Lesson Three. The Power of the Majority over Thought

The one thing that doesn’t abide by majority rule is a person’s conscience.

—Atticus Finch, To Kill a Mockingbird, Chapter 11

In Tocqueville’s discussion of how the majority in America constrains freedom of thought, he makes some of the most extreme criticisms against democracy. For example, he says “I do not know any country where, in general, less independence of mind and genuine freedom of discussion reign than in America”; and, “there is no freedom of mind in America.”

In this lesson we see Tocqueville drawing on his deep knowledge of European politics and culture to explain how the creative tensions between classes and groups in the hierarchical societies of Europe allows for, and even encourage, greater intellectual freedom than does the relatively egalitarian society of America. He warns Americans of the most dangerous tendency of democracy: the way the majority almost unthinkingly polices the range of thought and casually crushes independence of mind.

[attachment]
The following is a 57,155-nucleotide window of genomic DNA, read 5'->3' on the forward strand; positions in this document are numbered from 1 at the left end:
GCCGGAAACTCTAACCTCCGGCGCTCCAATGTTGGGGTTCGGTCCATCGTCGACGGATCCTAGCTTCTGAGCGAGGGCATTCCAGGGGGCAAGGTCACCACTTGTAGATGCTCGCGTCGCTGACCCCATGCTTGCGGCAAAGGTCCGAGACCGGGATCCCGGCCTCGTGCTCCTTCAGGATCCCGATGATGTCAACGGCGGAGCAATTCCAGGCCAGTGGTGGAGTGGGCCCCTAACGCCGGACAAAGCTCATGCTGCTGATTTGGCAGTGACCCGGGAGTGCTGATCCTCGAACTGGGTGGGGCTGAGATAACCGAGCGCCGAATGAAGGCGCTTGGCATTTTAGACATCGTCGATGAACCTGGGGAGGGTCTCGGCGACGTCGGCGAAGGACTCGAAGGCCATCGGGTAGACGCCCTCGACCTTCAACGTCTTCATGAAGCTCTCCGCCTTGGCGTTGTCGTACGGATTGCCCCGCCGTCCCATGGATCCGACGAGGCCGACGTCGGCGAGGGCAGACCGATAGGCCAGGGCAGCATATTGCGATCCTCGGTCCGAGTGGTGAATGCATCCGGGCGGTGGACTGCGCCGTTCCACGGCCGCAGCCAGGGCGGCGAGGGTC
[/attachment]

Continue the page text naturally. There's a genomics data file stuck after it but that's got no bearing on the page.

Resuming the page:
Through a close reading and discussion, students will consider Tocqueville’s argument and its validity. They will determine if such troubling contemporary trends as conformism, peer pressure, group think, and political correctness might have their roots in the egalitarian character of democracy.

Guiding Questions

To what extent is a democratic tyranny desirable?

Learning Objectives

Students will evaluate if the majority in a democracy affects an individual's sense of autonomy. 

Students will evaluate the extent to which the majority has shaped popular opinion over time.